2041 Sacramento Facade
While a sale of 2041 Sacramento was reported on the MLS October 4 with a contract price of “$1,950,000,” it would now appear the Pacific Heights condo overlooking Lafayette Park and Cathedral Hill was actually foreclosed upon with $1,880,877 owed.
Yesterday, the property returned to the market and MLS listed at $1,695,000.
And once again, the top-floor condo was purchased for $2,286,500 in June 2007, had been listed for $2,095,000 a little over a year ago (reduced to $1,999,000), and was relisted as a short sale for “$1,695,000” this past January.
∙ Listing: 2041 Sacramento (3/3) 2,503 sqft – $1,695,000 [MLS]
A Year Later An Apple Falls In Pacific Heights (2041 Sacaramento) [SocketSite]
An Apples To Apples (And Rather Prime) Update For 2041 Sacramento [SocketSite]
North To South (And Apples To Apples) From Atop 2041 Sacramento [SocketSite]

34 thoughts on “While The MLS Reports A “Sale,” Public Records Report A Foreclosure”
  1. From the NEW listing:
    Offers ONLY from NSP buyers, Municipalities, Non-profit organizations and Owner-occupants will be reviewed starting 10/26. Investor and all offers after 11/1.

  2. Also from the new listing: “REO”.
    So the “sale” was actually a foreclosure!
    HA ha, right smack dab in the middle of the “Real SF”!!!
    I feel a song coming on…

  3. My comment on the other thread where I indicated that these sellers would walk long before taking this kind of loss seems like it was accurate.
    these owners aren’t going to take the loss required to sell this at $1.5. I also think that $1.7 is too big a hit for these people to take. At some point, walking away makes sense.
    Posted by: eddy at October 13, 2009 8:28 PM

  4. Kudos to the listing agent, who created a “comp” at an above market price, getting a few more people to close in PH when in fact every pending buyer in the city would be better off walking from their deposits, only to buy the same place 10% cheaper in 6 months.

  5. This is not the Real Sf. There never was such a thing anyway. Plus, in the Real SF people don’t sell within 3 years. Not a data point.

  6. Kudos? Looks like garden variety fraud to me. Per redfin:
    Doesn’t appear to be any “sale” at $1,950,000 or at all, only a foreclosure at $1,880,877. And people wonder why realtors are held in such low esteem. Police yourselves a little, please. If you’re going to sit idly by at such business-as-usual, then at least stop protesting the flaming that goes on with respect to this profession.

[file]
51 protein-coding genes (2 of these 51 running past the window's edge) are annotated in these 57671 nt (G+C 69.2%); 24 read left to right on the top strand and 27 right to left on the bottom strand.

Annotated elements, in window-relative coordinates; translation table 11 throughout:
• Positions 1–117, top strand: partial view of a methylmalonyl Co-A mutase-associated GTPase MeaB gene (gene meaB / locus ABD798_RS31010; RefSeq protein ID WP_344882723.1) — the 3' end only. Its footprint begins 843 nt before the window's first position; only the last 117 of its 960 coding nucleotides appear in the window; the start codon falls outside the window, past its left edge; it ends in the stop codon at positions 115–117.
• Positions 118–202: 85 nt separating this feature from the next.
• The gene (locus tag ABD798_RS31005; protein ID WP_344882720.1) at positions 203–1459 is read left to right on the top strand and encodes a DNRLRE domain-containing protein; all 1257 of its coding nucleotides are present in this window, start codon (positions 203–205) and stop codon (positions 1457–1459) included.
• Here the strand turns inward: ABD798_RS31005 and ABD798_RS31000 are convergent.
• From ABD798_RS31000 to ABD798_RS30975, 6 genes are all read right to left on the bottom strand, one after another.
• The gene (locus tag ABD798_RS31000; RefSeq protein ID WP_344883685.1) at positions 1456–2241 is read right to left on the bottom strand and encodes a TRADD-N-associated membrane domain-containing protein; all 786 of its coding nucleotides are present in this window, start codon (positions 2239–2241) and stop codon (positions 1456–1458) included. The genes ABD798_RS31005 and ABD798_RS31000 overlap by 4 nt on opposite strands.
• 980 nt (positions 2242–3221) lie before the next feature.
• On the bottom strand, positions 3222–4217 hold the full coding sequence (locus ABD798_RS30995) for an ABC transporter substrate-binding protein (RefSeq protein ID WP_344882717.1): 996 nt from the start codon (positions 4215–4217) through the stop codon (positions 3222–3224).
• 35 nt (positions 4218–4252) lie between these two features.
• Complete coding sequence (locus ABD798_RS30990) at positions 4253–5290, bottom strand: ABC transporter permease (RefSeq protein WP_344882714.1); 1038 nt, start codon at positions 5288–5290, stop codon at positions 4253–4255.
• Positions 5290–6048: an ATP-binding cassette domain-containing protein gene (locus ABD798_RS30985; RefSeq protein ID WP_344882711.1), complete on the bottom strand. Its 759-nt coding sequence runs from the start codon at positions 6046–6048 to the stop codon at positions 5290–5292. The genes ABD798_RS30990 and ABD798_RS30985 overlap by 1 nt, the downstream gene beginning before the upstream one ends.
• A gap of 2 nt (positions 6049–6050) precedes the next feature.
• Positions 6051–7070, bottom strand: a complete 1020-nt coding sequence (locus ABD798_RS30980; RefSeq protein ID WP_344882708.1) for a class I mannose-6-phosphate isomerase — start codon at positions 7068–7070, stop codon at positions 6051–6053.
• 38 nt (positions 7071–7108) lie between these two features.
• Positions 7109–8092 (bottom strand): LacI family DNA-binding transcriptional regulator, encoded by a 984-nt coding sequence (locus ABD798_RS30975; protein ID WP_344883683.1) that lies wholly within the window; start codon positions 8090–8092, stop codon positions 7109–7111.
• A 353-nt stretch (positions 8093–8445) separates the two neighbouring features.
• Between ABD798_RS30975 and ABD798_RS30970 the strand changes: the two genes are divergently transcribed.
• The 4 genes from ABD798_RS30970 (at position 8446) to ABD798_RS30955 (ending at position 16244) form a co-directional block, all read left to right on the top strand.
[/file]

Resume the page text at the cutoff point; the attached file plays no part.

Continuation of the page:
7. man, I hope no-one used that $1.9M “sale” as a comp.
    Klassy mildew stains on the top of that bay window.

  8. My comment from the other thread:
    What a scam by the lying listing agent! Nice try to up your own stats and to juke the overall stats. And he/she even put sale-pending to refer to the foreclosure process.
    Oct 05, 2010 Sold (Public Records)
    This home was foreclosed and bank-owned $1,880,877
    Oct 04, 2010 Sold (MLS) $1,950,000
    It looks like this was done, not on SFAR’s MLS, but another local MLS. That’s odd because it’s actually not uncommon for some Bay Area agents to cross-list on SFAR while also doing so on a local MLS, but less common the other way (although it has been done for places like 311 Marina).
    “This is not the Real Sf.”
    Keep telling yourself that.
    Posted by: sfrenegade at October 19, 2010 10:56 AM

  9. Btw, I called this in the earlier thread:
    “2041 sold for 1.950.”
    I would also wait for the public records to confirm that info. The listing agent double-ended here.

    Posted by: sfrenegade at October 4, 2010 11:36 AM

  10. OK, this looks like yet another “sale” that was really a foreclosure. The agents could be just listing the last loan amount as the “sale” price wen homes are foreclosed to create a false “comp”.
    It was “sold” for $550K, two months ago. Now I realize that things happen and sometimes you need to sell right after you bought, but I dug a little deeper.
    “Sold” two months ago to Aili Li, according to property shark. Redfin seems to have “omitted” the listing agent (never seen that happen before, funny how that works), but SFARMLS has the listing agent as Aili Li, working for Bay Real Estate and Mortgage, same as the last buyer.
    So, although there could be a completely innocent explanation here, it looks to me like some of the “sales” may have been foreclosures put into the MLS as sales to hide the fact that foreclosures are happening and to set up falsely inflated comps.
    It’s possible that these “sales” are essentially the real estate agents that also had mortgage broker operations buying back loans with documentation problems, using a deed in lieu or some other quasi-foreclosure type arrangement, but at this point, I would be very leery of “comps” anywhere.